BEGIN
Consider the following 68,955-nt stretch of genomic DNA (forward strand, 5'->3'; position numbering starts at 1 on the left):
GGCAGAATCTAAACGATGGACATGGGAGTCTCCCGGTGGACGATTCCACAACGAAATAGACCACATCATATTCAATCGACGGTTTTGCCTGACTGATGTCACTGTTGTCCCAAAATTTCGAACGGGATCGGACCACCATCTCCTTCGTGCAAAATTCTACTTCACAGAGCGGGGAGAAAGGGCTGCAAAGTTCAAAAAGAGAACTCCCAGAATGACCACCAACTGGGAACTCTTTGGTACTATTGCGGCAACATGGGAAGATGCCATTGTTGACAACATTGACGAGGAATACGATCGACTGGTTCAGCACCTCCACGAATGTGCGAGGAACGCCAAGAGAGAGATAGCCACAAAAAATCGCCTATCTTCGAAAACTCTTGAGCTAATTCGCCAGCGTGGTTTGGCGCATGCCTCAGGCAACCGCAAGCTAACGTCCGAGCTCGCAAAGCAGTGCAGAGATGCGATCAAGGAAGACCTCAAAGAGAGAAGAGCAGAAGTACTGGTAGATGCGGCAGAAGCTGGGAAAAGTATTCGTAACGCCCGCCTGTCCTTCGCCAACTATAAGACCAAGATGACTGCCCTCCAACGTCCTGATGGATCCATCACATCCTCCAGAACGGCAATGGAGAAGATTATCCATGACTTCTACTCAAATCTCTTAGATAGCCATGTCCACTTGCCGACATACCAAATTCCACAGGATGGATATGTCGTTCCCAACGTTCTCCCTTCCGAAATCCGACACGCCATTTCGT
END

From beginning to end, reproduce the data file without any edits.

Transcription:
Consider the following 68,955-nt stretch of genomic DNA (forward strand, 5'->3'; position numbering starts at 1 on the left):
GGCAGAATCTAAACGATGGACATGGGAGTCTCCCGGTGGACGATTCCACAACGAAATAGACCACATCATATTCAATCGACGGTTTTGCCTGACTGATGTCACTGTTGTCCCAAAATTTCGAACGGGATCGGACCACCATCTCCTTCGTGCAAAATTCTACTTCACAGAGCGGGGAGAAAGGGCTGCAAAGTTCAAAAAGAGAACTCCCAGAATGACCACCAACTGGGAACTCTTTGGTACTATTGCGGCAACATGGGAAGATGCCATTGTTGACAACATTGACGAGGAATACGATCGACTGGTTCAGCACCTCCACGAATGTGCGAGGAACGCCAAGAGAGAGATAGCCACAAAAAATCGCCTATCTTCGAAAACTCTTGAGCTAATTCGCCAGCGTGGTTTGGCGCATGCCTCAGGCAACCGCAAGCTAACGTCCGAGCTCGCAAAGCAGTGCAGAGATGCGATCAAGGAAGACCTCAAAGAGAGAAGAGCAGAAGTACTGGTAGATGCGGCAGAAGCTGGGAAAAGTATTCGTAACGCCCGCCTGTCCTTCGCCAACTATAAGACCAAGATGACTGCCCTCCAACGTCCTGATGGATCCATCACATCCTCCAGAACGGCAATGGAGAAGATTATCCATGACTTCTACTCAAATCTCTTAGATAGCCATGTCCACTTGCCGACATACCAAATTCCACAGGATGGATATGTCGTTCCCAACGTTCTCCCTTCCGAAATCCGACACGCCATTTCGT